Careful – this may be TRIGGERING, and the links may be TRIGGERING.
Dr Dix P. Poppas of Cornell University Medical School has been performing genital surgery on little girls, and then doing follow-up work testing how much sensation the girls have (left). Here is the abstract for the article in which he reported the research: Journal of Urology: Nerve Sparing Ventral Clitoroplasty: Analysis of Clitoral Sensitivity and Viability: Volume 178, Issue 4, Supplement, Pages 1598-1601 (October 2007).
Here is the article on Bioethics Forum which reveals the story.
The Hastings Center, which hosts the Bioethics Forum, is well known for its work in bioethics. I’ve been reading Hastings Center reports for years, in connection with my work. It is a reliable source. The authors of the post are Alice Dreger and Ellen K Feder. Dreger has been criticised by intersex people, but that particular line of criticism does not seem to have a bearing on this issue.
Alice Dreger has a follow-up post at her Psychology Today blog: Can you hear us now?.
I’m appalled. How could this still be happening, in the 21st century? Dreger and Feder compare the doctor’s actions to the Tuskegee syphilis experiment, because he conducted his research in plain view, but I think there are closer parallels with Herbert Green and his non-treatment of some women at National Women’s Hospital. In both cases, I see a doctor determined to prove that he is right, and to hell with the consequences for the people he is supposed to be trying to help.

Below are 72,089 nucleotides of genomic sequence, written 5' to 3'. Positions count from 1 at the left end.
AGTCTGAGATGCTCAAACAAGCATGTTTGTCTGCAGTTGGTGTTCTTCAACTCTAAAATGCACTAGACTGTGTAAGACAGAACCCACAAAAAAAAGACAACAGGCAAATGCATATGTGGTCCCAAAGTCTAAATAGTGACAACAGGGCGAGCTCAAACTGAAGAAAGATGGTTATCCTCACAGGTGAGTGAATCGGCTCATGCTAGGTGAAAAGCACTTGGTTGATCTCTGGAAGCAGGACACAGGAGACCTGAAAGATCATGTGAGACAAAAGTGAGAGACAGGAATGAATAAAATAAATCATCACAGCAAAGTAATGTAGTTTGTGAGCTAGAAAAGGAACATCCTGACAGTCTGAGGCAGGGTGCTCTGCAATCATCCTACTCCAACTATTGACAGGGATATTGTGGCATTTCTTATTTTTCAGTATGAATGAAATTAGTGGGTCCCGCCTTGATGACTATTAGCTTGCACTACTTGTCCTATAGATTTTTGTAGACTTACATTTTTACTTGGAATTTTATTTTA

The obvious question is how on earth did Dr Pappas get his work approved by Cornell’s Ethics Committee? The answer is that he didn’t.
How come the article says Poppas had IRB (ethics oversight) approval and we suggest he probably didn’t? Because what he has approval for is retrospective chart review, a harmless little look back at what he recorded in the charts as having happened to his patients. What he didn’t do was to get approval in advance for the “clitoral sensory testing” that he was writing down in the chart and then used to produce the systematic and generalized conclusions about his technique. This may sound like a technicality. It isn’t. If he had sought IRB approval for the “sensory testing,” the ethics staff might have sat up and asked him what the heck he thought he was doing to these girls, and they would have tried to make sure the parents were informed about the unknowns and risks, and the girls could have refused to participate.
This doctor has been using “medical vibratory devices” on little girls and calling it research.
I feel ill.
Melissa has opened a discussion about it: Discussion Thread: Cornell University and FGC, and Melhoukia has been writing about it: This makes me sick: There are not enough content warnings in the world for what you are about to read. I first heard about the article through Feminist Philosophers: FGM at Cornell.
You can contact the Dean of the Cornell Medical School here: email@example.com